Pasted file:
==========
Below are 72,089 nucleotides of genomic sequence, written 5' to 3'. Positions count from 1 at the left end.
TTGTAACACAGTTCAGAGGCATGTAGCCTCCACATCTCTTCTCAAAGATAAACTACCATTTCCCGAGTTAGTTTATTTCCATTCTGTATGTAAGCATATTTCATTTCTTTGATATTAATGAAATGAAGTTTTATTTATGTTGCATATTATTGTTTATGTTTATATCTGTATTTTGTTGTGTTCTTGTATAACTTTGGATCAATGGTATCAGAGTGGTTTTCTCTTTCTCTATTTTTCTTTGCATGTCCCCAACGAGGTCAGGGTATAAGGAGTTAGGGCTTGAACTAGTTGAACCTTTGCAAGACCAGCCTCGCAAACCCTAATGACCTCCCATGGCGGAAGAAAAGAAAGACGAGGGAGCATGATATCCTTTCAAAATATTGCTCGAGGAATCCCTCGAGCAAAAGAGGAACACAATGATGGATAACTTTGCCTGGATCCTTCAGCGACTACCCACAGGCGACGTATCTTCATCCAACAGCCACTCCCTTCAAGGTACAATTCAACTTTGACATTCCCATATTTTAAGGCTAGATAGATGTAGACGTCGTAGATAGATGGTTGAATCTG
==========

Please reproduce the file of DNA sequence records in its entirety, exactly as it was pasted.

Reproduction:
Below are 72,089 nucleotides of genomic sequence, written 5' to 3'. Positions count from 1 at the left end.
TTGTAACACAGTTCAGAGGCATGTAGCCTCCACATCTCTTCTCAAAGATAAACTACCATTTCCCGAGTTAGTTTATTTCCATTCTGTATGTAAGCATATTTCATTTCTTTGATATTAATGAAATGAAGTTTTATTTATGTTGCATATTATTGTTTATGTTTATATCTGTATTTTGTTGTGTTCTTGTATAACTTTGGATCAATGGTATCAGAGTGGTTTTCTCTTTCTCTATTTTTCTTTGCATGTCCCCAACGAGGTCAGGGTATAAGGAGTTAGGGCTTGAACTAGTTGAACCTTTGCAAGACCAGCCTCGCAAACCCTAATGACCTCCCATGGCGGAAGAAAAGAAAGACGAGGGAGCATGATATCCTTTCAAAATATTGCTCGAGGAATCCCTCGAGCAAAAGAGGAACACAATGATGGATAACTTTGCCTGGATCCTTCAGCGACTACCCACAGGCGACGTATCTTCATCCAACAGCCACTCCCTTCAAGGTACAATTCAACTTTGACATTCCCATATTTTAAGGCTAGATAGATGTAGACGTCGTAGATAGATGGTTGAATCTG